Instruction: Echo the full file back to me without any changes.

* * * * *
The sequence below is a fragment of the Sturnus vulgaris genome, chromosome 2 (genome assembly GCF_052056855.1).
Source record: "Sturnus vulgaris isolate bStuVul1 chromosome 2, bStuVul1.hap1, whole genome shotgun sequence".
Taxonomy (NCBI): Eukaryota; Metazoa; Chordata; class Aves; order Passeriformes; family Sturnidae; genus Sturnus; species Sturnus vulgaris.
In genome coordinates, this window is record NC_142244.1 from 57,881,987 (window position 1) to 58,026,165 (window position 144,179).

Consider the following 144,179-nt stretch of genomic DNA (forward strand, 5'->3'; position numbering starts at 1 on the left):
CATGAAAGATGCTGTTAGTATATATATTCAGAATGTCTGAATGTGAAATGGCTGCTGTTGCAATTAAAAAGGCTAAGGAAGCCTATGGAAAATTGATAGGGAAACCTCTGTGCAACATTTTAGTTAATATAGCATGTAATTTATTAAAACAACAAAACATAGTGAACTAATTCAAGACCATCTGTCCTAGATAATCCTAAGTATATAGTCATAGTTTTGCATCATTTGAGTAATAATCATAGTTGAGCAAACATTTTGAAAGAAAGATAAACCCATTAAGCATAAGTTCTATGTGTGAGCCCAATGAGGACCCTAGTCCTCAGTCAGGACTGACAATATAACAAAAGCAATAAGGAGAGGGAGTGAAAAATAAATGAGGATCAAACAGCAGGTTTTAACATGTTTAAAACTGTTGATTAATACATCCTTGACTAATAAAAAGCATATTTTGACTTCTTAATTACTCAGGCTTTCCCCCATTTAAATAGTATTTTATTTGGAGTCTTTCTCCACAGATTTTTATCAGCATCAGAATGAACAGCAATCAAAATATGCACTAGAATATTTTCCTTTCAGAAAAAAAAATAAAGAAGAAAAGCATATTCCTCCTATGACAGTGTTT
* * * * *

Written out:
The sequence below is a fragment of the Sturnus vulgaris genome, chromosome 2 (genome assembly GCF_052056855.1).
Source record: "Sturnus vulgaris isolate bStuVul1 chromosome 2, bStuVul1.hap1, whole genome shotgun sequence".
Taxonomy (NCBI): Eukaryota; Metazoa; Chordata; class Aves; order Passeriformes; family Sturnidae; genus Sturnus; species Sturnus vulgaris.
In genome coordinates, this window is record NC_142244.1 from 57,881,987 (window position 1) to 58,026,165 (window position 144,179).

Consider the following 144,179-nt stretch of genomic DNA (forward strand, 5'->3'; position numbering starts at 1 on the left):
CATGAAAGATGCTGTTAGTATATATATTCAGAATGTCTGAATGTGAAATGGCTGCTGTTGCAATTAAAAAGGCTAAGGAAGCCTATGGAAAATTGATAGGGAAACCTCTGTGCAACATTTTAGTTAATATAGCATGTAATTTATTAAAACAACAAAACATAGTGAACTAATTCAAGACCATCTGTCCTAGATAATCCTAAGTATATAGTCATAGTTTTGCATCATTTGAGTAATAATCATAGTTGAGCAAACATTTTGAAAGAAAGATAAACCCATTAAGCATAAGTTCTATGTGTGAGCCCAATGAGGACCCTAGTCCTCAGTCAGGACTGACAATATAACAAAAGCAATAAGGAGAGGGAGTGAAAAATAAATGAGGATCAAACAGCAGGTTTTAACATGTTTAAAACTGTTGATTAATACATCCTTGACTAATAAAAAGCATATTTTGACTTCTTAATTACTCAGGCTTTCCCCCATTTAAATAGTATTTTATTTGGAGTCTTTCTCCACAGATTTTTATCAGCATCAGAATGAACAGCAATCAAAATATGCACTAGAATATTTTCCTTTCAGAAAAAAAAATAAAGAAGAAAAGCATATTCCTCCTATGACAGTGTTT